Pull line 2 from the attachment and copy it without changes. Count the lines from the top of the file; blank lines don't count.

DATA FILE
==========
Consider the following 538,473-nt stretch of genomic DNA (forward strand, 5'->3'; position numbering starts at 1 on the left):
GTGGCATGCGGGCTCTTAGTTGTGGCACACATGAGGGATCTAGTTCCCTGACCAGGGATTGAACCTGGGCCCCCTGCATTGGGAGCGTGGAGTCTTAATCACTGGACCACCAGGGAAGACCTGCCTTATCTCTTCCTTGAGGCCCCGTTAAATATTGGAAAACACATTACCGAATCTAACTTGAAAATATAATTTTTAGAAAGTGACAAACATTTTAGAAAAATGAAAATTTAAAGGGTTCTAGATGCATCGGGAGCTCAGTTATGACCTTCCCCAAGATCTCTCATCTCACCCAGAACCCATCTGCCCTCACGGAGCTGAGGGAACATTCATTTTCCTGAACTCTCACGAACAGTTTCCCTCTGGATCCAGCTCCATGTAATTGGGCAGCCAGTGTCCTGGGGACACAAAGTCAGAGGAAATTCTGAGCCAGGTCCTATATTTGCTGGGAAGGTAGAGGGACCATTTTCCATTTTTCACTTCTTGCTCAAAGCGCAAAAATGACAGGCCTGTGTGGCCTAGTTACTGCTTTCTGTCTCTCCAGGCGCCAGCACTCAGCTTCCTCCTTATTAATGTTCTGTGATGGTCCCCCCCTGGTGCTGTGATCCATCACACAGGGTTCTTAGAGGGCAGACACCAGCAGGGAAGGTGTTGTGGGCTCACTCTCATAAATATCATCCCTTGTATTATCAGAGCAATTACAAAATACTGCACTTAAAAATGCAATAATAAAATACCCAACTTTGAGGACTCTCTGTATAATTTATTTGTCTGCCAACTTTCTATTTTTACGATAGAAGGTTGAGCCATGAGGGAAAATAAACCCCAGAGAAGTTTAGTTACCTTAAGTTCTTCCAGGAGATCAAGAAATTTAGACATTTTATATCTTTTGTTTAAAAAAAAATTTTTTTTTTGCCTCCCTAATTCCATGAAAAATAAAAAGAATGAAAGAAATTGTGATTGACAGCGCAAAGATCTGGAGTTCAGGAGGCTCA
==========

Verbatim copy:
GTGGCATGCGGGCTCTTAGTTGTGGCACACATGAGGGATCTAGTTCCCTGACCAGGGATTGAACCTGGGCCCCCTGCATTGGGAGCGTGGAGTCTTAATCACTGGACCACCAGGGAAGACCTGCCTTATCTCTTCCTTGAGGCCCCGTTAAATATTGGAAAACACATTACCGAATCTAACTTGAAAATATAATTTTTAGAAAGTGACAAACATTTTAGAAAAATGAAAATTTAAAGGGTTCTAGATGCATCGGGAGCTCAGTTATGACCTTCCCCAAGATCTCTCATCTCACCCAGAACCCATCTGCCCTCACGGAGCTGAGGGAACATTCATTTTCCTGAACTCTCACGAACAGTTTCCCTCTGGATCCAGCTCCATGTAATTGGGCAGCCAGTGTCCTGGGGACACAAAGTCAGAGGAAATTCTGAGCCAGGTCCTATATTTGCTGGGAAGGTAGAGGGACCATTTTCCATTTTTCACTTCTTGCTCAAAGCGCAAAAATGACAGGCCTGTGTGGCCTAGTTACTGCTTTCTGTCTCTCCAGGCGCCAGCACTCAGCTTCCTCCTTATTAATGTTCTGTGATGGTCCCCCCCTGGTGCTGTGATCCATCACACAGGGTTCTTAGAGGGCAGACACCAGCAGGGAAGGTGTTGTGGGCTCACTCTCATAAATATCATCCCTTGTATTATCAGAGCAATTACAAAATACTGCACTTAAAAATGCAATAATAAAATACCCAACTTTGAGGACTCTCTGTATAATTTATTTGTCTGCCAACTTTCTATTTTTACGATAGAAGGTTGAGCCATGAGGGAAAATAAACCCCAGAGAAGTTTAGTTACCTTAAGTTCTTCCAGGAGATCAAGAAATTTAGACATTTTATATCTTTTGTTTAAAAAAAAATTTTTTTTTTGCCTCCCTAATTCCATGAAAAATAAAAAGAATGAAAGAAATTGTGATTGACAGCGCAAAGATCTGGAGTTCAGGAGGCTCA